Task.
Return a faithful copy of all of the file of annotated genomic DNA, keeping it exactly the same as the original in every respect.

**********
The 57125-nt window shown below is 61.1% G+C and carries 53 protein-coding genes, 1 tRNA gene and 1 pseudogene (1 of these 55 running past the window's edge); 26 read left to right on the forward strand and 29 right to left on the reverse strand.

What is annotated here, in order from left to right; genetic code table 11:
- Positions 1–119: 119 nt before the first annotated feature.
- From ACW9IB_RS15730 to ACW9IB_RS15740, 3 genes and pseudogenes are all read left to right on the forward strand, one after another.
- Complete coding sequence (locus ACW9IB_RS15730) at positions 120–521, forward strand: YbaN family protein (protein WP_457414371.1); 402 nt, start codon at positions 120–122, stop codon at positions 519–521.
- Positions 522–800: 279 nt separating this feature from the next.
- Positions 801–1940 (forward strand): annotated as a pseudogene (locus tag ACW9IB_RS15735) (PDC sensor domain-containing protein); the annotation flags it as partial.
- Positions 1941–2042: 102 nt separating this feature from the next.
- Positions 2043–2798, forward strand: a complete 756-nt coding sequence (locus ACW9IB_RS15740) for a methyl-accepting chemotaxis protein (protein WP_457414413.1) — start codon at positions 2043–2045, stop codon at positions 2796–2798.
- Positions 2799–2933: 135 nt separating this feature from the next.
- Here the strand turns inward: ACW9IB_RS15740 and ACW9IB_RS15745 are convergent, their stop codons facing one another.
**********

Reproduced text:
The 57125-nt window shown below is 61.1% G+C and carries 53 protein-coding genes, 1 tRNA gene and 1 pseudogene (1 of these 55 running past the window's edge); 26 read left to right on the forward strand and 29 right to left on the reverse strand.

What is annotated here, in order from left to right; genetic code table 11:
- Positions 1–119: 119 nt before the first annotated feature.
- From ACW9IB_RS15730 to ACW9IB_RS15740, 3 genes and pseudogenes are all read left to right on the forward strand, one after another.
- Complete coding sequence (locus ACW9IB_RS15730) at positions 120–521, forward strand: YbaN family protein (protein WP_457414371.1); 402 nt, start codon at positions 120–122, stop codon at positions 519–521.
- Positions 522–800: 279 nt separating this feature from the next.
- Positions 801–1940 (forward strand): annotated as a pseudogene (locus tag ACW9IB_RS15735) (PDC sensor domain-containing protein); the annotation flags it as partial.
- Positions 1941–2042: 102 nt separating this feature from the next.
- Positions 2043–2798, forward strand: a complete 756-nt coding sequence (locus ACW9IB_RS15740) for a methyl-accepting chemotaxis protein (protein WP_457414413.1) — start codon at positions 2043–2045, stop codon at positions 2796–2798.
- Positions 2799–2933: 135 nt separating this feature from the next.
- Here the strand turns inward: ACW9IB_RS15740 and ACW9IB_RS15745 are convergent, their stop codons facing one another.